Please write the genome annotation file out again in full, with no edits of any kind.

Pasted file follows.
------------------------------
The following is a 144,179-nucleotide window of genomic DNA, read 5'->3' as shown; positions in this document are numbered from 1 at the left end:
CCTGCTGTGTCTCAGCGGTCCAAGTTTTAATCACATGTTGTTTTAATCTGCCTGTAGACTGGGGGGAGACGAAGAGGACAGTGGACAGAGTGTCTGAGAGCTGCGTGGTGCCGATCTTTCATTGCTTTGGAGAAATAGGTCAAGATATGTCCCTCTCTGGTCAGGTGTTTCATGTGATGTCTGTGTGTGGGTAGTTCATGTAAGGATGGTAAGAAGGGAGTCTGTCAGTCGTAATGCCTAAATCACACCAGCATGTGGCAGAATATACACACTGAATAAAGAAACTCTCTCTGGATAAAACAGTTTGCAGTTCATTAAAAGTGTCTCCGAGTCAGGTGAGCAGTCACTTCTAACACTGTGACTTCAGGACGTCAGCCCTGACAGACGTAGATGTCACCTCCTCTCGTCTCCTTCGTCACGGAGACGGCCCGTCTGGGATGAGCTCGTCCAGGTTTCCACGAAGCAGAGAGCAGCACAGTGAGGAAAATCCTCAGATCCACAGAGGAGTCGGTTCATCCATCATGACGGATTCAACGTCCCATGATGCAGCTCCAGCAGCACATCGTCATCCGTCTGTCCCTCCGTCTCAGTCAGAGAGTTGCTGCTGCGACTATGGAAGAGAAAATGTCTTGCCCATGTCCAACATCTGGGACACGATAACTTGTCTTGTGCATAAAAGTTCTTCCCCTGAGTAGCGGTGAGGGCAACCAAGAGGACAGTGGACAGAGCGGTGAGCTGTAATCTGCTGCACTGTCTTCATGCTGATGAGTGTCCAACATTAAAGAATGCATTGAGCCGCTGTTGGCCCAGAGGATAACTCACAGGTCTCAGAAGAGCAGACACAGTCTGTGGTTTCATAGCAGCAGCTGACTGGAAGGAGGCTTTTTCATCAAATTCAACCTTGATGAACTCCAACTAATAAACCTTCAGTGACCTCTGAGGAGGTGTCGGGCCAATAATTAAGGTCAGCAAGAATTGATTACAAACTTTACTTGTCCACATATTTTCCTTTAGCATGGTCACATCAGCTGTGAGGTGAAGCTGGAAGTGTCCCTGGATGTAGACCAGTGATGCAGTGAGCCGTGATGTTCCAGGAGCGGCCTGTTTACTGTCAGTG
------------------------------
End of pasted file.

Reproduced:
The following is a 144,179-nucleotide window of genomic DNA, read 5'->3' as shown; positions in this document are numbered from 1 at the left end:
CCTGCTGTGTCTCAGCGGTCCAAGTTTTAATCACATGTTGTTTTAATCTGCCTGTAGACTGGGGGGAGACGAAGAGGACAGTGGACAGAGTGTCTGAGAGCTGCGTGGTGCCGATCTTTCATTGCTTTGGAGAAATAGGTCAAGATATGTCCCTCTCTGGTCAGGTGTTTCATGTGATGTCTGTGTGTGGGTAGTTCATGTAAGGATGGTAAGAAGGGAGTCTGTCAGTCGTAATGCCTAAATCACACCAGCATGTGGCAGAATATACACACTGAATAAAGAAACTCTCTCTGGATAAAACAGTTTGCAGTTCATTAAAAGTGTCTCCGAGTCAGGTGAGCAGTCACTTCTAACACTGTGACTTCAGGACGTCAGCCCTGACAGACGTAGATGTCACCTCCTCTCGTCTCCTTCGTCACGGAGACGGCCCGTCTGGGATGAGCTCGTCCAGGTTTCCACGAAGCAGAGAGCAGCACAGTGAGGAAAATCCTCAGATCCACAGAGGAGTCGGTTCATCCATCATGACGGATTCAACGTCCCATGATGCAGCTCCAGCAGCACATCGTCATCCGTCTGTCCCTCCGTCTCAGTCAGAGAGTTGCTGCTGCGACTATGGAAGAGAAAATGTCTTGCCCATGTCCAACATCTGGGACACGATAACTTGTCTTGTGCATAAAAGTTCTTCCCCTGAGTAGCGGTGAGGGCAACCAAGAGGACAGTGGACAGAGCGGTGAGCTGTAATCTGCTGCACTGTCTTCATGCTGATGAGTGTCCAACATTAAAGAATGCATTGAGCCGCTGTTGGCCCAGAGGATAACTCACAGGTCTCAGAAGAGCAGACACAGTCTGTGGTTTCATAGCAGCAGCTGACTGGAAGGAGGCTTTTTCATCAAATTCAACCTTGATGAACTCCAACTAATAAACCTTCAGTGACCTCTGAGGAGGTGTCGGGCCAATAATTAAGGTCAGCAAGAATTGATTACAAACTTTACTTGTCCACATATTTTCCTTTAGCATGGTCACATCAGCTGTGAGGTGAAGCTGGAAGTGTCCCTGGATGTAGACCAGTGATGCAGTGAGCCGTGATGTTCCAGGAGCGGCCTGTTTACTGTCAGTG